The photo in the banner tells a story that still amazes me. It was taken in Brazil two weeks ago and during a wonderful conversation. Yes, that’s me on the left, and I am talking with my friends Leonardo, Michael, and Emerson. The conversation took place in Portuguese and that is amazing enough. My Portuguese is not that good, so I sometimes wonder if there isn’t some sort of modified Pentecost experience going on when I am with my Brazilian friends and we all understand each other.
As Leo, Michael, Emerson and I talked, our understanding of one another bridged more than the obvious divide of language, nationality, and age. Each of my three friends grew up with challenges I cannot imagine – economic, social, family, educational challenges so unlike any I have faced. I grew up in the suburbs of Southern California; they grew up in the poverty of urban Brazil. My world is a world of green lawns and safe streets, theirs of high walls, steel gates, and trafficantes.
As we sat and talked two Fridays ago, our conversation was rich and deep. We talked about politics and theology, our lives of joys and sorrows, and mutual friends and common concerns. We talked about faith and the reality of God’s presence and power in our world.
Our good conversation was the fruit of love, our brotherly love for one another in Christ. And because we love one another in Christ, the conversation was marked by:
An abiding trust – our friendship is a safe and secure place; no one trying to gain position or points, but rather the good of our brothers. We trust one another because we have stories to tell of our life with one another. I have known Leo and Emerson for nearly 16 years and Michael for three. We have been through some hard times together and, by the grace of God have not failed each other.
A common goal – “there are no right answers” is a phrase often heard as North Americans gather to talk. In fact there are right answers. One of the joys of being with Leo, Michael, and Emerson, is that each of us seeks right answers. Now, the right answer is not always apparent; it may be “it doesn’t really matter” or “it’s not for you to know right now,” but there is a right answer and you listen better and are more cautious about asserting your opinion when your common goal is not to win the debate but to to know God’s wisdom.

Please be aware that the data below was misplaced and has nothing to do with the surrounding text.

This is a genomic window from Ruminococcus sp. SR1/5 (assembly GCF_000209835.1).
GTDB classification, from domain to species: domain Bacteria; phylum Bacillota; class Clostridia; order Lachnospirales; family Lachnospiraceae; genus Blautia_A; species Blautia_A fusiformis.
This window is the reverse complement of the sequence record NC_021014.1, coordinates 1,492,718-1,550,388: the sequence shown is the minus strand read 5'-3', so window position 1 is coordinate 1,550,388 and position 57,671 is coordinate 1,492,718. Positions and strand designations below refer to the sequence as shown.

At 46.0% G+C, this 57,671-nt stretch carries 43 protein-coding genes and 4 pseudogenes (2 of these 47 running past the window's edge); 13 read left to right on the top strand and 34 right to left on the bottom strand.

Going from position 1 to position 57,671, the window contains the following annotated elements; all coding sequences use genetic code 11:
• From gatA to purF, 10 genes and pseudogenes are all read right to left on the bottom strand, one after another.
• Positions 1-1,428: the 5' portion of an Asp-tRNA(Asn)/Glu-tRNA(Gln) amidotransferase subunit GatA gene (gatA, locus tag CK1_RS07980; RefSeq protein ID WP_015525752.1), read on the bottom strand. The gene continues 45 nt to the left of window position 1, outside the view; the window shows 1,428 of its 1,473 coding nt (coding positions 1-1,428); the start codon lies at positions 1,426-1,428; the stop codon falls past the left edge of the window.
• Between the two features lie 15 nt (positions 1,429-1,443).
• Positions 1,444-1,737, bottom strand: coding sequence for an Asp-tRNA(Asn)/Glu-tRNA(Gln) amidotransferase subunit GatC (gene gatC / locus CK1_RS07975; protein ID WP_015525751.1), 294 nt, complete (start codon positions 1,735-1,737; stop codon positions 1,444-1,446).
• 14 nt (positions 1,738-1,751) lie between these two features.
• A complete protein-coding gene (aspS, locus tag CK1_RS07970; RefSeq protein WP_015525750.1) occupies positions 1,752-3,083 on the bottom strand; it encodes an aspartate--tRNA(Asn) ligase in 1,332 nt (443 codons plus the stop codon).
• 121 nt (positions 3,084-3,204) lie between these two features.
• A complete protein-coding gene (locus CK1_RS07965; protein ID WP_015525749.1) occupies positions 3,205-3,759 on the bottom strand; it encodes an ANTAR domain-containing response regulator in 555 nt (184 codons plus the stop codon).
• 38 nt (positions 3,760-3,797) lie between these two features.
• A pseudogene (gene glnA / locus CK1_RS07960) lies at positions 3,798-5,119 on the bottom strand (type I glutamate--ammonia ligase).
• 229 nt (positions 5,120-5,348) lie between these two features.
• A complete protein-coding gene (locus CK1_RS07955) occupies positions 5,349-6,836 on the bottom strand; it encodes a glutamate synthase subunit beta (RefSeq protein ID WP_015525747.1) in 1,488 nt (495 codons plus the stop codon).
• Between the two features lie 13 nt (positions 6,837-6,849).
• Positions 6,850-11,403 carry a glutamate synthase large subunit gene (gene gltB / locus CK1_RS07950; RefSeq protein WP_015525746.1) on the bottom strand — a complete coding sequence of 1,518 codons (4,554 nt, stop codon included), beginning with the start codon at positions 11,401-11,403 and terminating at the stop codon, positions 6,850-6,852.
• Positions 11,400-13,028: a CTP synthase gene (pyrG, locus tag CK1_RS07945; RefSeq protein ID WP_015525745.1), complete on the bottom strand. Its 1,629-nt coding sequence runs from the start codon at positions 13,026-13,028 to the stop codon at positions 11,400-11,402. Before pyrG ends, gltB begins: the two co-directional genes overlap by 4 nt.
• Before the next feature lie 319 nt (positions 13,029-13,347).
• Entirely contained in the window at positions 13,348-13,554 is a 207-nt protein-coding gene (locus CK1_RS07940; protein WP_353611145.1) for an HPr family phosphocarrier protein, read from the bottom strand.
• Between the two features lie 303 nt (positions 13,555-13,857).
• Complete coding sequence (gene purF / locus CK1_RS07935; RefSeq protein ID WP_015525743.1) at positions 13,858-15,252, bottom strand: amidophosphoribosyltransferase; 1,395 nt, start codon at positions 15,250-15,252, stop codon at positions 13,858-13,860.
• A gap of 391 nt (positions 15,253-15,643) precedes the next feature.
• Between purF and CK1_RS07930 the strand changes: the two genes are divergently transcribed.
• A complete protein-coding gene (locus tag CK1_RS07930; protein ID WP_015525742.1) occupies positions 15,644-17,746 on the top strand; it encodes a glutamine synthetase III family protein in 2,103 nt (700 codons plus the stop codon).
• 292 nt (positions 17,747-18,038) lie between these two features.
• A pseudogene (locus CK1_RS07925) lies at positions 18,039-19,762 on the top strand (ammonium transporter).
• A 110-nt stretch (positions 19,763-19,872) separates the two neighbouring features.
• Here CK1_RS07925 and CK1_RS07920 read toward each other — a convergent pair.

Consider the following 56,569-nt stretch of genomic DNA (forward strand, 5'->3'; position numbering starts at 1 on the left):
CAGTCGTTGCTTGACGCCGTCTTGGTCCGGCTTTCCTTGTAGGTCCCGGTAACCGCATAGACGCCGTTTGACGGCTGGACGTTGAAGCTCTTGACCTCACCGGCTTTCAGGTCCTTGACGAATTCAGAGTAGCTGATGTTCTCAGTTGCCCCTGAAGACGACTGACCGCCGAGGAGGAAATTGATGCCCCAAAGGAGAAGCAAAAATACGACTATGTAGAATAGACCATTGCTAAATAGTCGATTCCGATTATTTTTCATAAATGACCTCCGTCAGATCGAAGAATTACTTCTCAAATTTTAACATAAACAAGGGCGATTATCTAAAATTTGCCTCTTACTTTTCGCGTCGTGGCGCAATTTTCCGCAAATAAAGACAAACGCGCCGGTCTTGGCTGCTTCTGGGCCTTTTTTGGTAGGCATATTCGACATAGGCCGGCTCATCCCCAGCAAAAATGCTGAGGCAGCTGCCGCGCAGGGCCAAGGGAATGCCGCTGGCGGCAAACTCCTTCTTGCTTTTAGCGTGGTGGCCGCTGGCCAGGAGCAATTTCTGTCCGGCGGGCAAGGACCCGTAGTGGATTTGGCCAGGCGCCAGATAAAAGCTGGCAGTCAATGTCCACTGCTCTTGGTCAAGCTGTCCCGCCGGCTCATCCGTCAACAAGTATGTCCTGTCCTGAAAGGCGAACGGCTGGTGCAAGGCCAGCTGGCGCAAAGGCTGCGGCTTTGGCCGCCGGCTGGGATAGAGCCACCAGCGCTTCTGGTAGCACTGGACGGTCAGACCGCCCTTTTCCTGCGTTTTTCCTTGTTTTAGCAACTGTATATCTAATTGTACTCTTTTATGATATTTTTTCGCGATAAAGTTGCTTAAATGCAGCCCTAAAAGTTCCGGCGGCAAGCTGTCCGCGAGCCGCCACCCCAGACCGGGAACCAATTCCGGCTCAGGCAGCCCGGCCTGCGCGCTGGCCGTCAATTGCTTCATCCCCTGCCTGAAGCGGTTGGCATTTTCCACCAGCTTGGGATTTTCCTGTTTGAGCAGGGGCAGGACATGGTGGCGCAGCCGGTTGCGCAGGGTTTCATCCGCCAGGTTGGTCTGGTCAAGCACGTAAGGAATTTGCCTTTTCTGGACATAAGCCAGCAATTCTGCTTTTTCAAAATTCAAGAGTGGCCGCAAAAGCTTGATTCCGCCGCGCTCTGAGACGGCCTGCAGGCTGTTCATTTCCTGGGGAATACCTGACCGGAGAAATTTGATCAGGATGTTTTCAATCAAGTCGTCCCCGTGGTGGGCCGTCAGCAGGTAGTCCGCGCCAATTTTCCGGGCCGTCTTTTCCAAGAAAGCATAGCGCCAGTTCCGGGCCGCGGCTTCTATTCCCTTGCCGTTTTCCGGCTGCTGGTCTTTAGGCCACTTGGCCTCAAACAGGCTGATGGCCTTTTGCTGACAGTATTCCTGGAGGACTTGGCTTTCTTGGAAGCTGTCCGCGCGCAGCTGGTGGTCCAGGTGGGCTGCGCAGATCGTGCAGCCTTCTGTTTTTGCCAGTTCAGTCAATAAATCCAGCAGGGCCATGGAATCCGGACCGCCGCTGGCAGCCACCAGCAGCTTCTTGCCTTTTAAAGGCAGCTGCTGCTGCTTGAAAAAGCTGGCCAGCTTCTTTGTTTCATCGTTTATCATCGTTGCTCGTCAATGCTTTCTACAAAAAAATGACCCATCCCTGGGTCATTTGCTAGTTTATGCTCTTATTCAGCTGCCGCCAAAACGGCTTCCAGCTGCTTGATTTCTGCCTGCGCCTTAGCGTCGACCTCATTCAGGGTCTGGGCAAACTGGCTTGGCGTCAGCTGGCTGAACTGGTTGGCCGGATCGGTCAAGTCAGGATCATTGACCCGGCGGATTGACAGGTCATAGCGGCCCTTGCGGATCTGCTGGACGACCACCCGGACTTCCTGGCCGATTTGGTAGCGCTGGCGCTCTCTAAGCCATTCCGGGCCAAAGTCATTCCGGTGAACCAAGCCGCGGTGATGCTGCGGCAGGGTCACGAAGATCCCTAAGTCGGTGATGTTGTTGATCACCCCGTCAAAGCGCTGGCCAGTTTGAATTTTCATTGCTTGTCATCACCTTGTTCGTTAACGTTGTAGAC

A high regard and deep respect for one another – whether we were talking about the impeachment politics of Brazil or the doctrine of God’s sovereignty and electing grace, our regard and respect is not built on shared opinions, but on a mutual understanding of the same God with the same Word calling us to the the same hope with the same high expectations. We are not wandering pilgrims whose paths have crossed for some short time, but brothers in Christ whose lives are now connected for eternity and for whom “you go your way and I’ll go mine” is an anathema. By God’s grace there will be another conversation among us at some table somewhere; if not this side of glory then on that other side.
The photo tells an amazing story. I don’t know why I have been given the privilege of being a part of it, but I am so thankful that I have.
And I am thankful for tables in Langhorne, PA, where we sit and talk for a while about important things with people we are privileged to call brothers and sisters in Christ. I pray that my contribution to the conversation is worthy of the One who calls us to those conversations and is always sitting in one them.